Imagine a world much like our own. Exactly like our own, in fact, at first glance! Burger Kings are prevalent, Nic Cage is the greatest actor known to mankind, and groups of teenagers still spend nearly all their time talking to each other with instant messaging clients. Now take that world and make it infinitely more complicated and strange and you have the Homestuck world!
One of the many strange things about this world is the prevalence of mechanics that would usually be only present in video games. Things such as the inventory system they use, in which they can place any physical object into a card which is stored in a Sylladex, are considered completely normal. The same goes for their assigning weapons to a Strife specubus, allowing them to keep weapons of that type in a card as well. These things are apparently entirely accepted as normal, to the point that John and Jade both received various additions to them for holidays. It's a weird damn world!
This version of Earth, as well, possesses an entity known as the First Guardian, which mostly guides the world towards creating a new universe via the game of Sburb. The First Guardian of this specific Earth is a large dog named Becquerel, who protects Jade as her pet slash guardian. This is very important for Jadesprite.
The third of these many complications is, of course, the fact that the entirety of Earth was ravaged by meteors, due to the playing of a game called Sburb by four children. Sburb is a "video game" of (mostly) unknown origins. Its purpose, or "winning condition", is to create a new universe- any universe that has Sburb in it is doomed from the start, and the only way to create a new universe for the lucky few who play is to complete the game, defeating the dark army of Derse and create a new universe. The universe the kids live in- our universe- was created by a group of twelve Trolls, an alien race from Alternia who played their own version of the game, known as "Sgrub". Their victory created our own universe, but due to a slip-up later made by Jade (which only happened due to a slip-up by Karkat, one of the trolls), they were unable to claim it as their own, and remained in their own desolate, dead game session.
When playing Sburb, or a variation, a certain "entry ritual" is required to transport the player from their world, which is bombarded with meteors from the moment the first player installs the game, to the game session. One of the items necessary to enter the game creates an energy being known as a Kernelsprite; the first form it takes is that of a glowing ball of energy, laced with the symbol of Skaia. It is intended that the player should combine the kernel with an item of emotional value, usually something or someone who is dying or near-death; this process, known as Prototyping, imbues the Kernelsprite with attributes and powers of the item chosen. Upon entering the game, or by prototyping a second item, the Kernelsprite splits into two- the Kernal, or a sheer manifestation of the items prototyped, which powers up the rings of the monarchs of Skaia, and the Sprite itself, which retains the personality, memories, and powers of the item chosen. Jade's sprite, of course, combined Becquerel, the First Guardian (as well as her pet dog), and her then-deceased dreamself, creating Jadesprite.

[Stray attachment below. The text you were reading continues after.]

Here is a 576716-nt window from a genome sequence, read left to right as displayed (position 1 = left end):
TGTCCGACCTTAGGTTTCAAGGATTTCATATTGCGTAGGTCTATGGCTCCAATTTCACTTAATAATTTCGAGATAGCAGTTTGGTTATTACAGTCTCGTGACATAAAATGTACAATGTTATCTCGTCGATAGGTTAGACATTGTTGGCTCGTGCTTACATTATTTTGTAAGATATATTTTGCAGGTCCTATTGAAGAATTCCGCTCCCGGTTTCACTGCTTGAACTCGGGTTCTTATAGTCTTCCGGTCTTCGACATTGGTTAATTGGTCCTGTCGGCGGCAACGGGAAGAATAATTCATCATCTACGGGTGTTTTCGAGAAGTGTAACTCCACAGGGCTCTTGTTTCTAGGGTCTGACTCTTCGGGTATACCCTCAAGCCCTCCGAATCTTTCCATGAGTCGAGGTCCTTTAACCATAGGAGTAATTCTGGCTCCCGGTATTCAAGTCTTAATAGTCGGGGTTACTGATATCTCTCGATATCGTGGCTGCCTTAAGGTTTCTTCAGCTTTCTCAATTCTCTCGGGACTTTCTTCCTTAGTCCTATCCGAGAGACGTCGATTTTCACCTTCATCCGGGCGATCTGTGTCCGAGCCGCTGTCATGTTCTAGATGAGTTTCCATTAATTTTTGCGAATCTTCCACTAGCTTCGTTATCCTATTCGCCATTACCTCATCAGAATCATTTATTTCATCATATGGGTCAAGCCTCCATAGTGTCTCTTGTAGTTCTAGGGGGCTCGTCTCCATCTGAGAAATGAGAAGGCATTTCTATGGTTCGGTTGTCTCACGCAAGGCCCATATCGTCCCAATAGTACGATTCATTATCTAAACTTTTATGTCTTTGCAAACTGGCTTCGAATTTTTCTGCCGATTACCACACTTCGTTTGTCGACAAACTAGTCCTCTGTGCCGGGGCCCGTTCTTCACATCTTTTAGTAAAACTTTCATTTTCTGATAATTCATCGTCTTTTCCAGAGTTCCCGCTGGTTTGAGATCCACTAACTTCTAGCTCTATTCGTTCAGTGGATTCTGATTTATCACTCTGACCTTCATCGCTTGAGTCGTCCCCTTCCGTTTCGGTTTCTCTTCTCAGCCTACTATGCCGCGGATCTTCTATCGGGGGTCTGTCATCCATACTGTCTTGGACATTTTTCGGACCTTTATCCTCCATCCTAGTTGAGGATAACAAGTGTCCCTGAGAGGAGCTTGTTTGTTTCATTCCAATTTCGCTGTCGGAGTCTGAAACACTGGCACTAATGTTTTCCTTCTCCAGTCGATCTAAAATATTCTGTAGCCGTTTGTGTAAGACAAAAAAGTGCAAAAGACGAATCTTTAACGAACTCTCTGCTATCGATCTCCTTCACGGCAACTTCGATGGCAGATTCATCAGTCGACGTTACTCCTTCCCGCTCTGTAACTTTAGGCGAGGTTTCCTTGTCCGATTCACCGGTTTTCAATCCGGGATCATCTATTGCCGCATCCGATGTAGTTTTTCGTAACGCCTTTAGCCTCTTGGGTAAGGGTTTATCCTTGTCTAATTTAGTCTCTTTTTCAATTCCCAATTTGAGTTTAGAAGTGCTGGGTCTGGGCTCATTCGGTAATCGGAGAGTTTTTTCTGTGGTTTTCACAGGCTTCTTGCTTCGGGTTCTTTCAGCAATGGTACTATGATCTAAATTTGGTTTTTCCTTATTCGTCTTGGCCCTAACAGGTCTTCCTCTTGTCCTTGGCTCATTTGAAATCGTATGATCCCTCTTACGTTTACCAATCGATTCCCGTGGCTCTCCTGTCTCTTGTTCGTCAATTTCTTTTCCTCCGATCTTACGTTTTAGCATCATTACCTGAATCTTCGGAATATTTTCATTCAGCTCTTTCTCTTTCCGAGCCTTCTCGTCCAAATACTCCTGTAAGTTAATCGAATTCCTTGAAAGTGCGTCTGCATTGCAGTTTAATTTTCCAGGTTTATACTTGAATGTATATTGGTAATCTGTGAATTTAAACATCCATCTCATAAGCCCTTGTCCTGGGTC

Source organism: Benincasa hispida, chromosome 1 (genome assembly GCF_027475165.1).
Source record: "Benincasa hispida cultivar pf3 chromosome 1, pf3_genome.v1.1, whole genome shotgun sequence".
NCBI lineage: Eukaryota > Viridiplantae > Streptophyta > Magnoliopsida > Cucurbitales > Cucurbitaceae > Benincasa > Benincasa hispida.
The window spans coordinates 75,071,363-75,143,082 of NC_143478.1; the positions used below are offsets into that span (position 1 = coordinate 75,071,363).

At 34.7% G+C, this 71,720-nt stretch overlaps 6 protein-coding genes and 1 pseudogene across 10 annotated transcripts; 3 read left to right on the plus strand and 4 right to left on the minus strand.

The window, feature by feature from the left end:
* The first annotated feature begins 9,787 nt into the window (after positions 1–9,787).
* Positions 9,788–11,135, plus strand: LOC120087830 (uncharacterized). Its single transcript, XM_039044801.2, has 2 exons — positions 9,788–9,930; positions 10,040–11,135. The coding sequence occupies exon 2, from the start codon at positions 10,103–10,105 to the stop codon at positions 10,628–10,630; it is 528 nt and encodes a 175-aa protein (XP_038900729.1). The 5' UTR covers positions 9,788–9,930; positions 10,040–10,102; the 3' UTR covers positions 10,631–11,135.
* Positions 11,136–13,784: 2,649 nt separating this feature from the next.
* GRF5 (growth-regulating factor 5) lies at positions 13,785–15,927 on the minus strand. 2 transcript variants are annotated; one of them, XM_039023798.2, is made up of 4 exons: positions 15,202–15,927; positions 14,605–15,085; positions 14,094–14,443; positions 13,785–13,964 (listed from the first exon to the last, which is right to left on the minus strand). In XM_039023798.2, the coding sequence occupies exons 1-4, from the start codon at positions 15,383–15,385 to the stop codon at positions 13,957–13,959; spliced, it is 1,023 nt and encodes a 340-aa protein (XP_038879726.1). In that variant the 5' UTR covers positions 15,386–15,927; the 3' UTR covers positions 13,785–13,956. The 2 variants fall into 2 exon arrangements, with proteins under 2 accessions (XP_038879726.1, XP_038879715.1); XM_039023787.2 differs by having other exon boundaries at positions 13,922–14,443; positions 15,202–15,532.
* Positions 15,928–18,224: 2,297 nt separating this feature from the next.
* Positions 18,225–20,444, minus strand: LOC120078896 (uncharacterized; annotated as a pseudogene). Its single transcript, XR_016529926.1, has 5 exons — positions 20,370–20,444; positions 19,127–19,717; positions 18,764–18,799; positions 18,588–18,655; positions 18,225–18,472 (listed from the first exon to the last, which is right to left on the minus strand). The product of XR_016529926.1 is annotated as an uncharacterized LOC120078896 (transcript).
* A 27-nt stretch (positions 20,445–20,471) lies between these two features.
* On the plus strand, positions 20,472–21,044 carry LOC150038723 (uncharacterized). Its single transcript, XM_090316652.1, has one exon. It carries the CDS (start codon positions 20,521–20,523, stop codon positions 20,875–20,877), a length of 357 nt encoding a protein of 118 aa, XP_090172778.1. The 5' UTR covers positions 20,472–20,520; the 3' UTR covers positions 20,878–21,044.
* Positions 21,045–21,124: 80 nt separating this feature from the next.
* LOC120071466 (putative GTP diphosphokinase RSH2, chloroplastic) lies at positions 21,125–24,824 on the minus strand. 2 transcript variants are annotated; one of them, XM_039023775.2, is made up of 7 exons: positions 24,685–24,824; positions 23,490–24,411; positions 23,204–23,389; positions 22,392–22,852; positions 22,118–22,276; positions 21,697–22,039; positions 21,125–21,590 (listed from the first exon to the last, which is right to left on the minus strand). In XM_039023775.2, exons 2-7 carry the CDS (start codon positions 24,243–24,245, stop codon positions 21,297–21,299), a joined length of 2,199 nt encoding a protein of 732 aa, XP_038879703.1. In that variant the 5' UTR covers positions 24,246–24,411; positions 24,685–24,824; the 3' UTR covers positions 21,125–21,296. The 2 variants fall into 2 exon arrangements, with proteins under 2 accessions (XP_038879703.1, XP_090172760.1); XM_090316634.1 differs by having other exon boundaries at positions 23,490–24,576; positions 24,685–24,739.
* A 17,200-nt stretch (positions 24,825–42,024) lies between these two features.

As for the four kids playing Sburb- John, Rose, Dave, and Jade- they have been tied into in the game from long before they were born. This accounts for several oddities in their lives, although not all of them are aware of it until they enter the Incipisphere, the mini solar system that the game transports them to, and that most of the gameplay takes place in. The Incipisphere contains Prospit and Derse, the players' Lands, and the Battlefield. For instance, the four children of Homestuck have guardians that are not related to them in a normal fashion. Instead, the kids and guardians were all ectocloned from time-imprints of themselves, a process done by one of the kids (John), creating a bizarre self-sustaining time loop. In short, the kids and their guardians would literally have never existed if they did not participate in Sburb.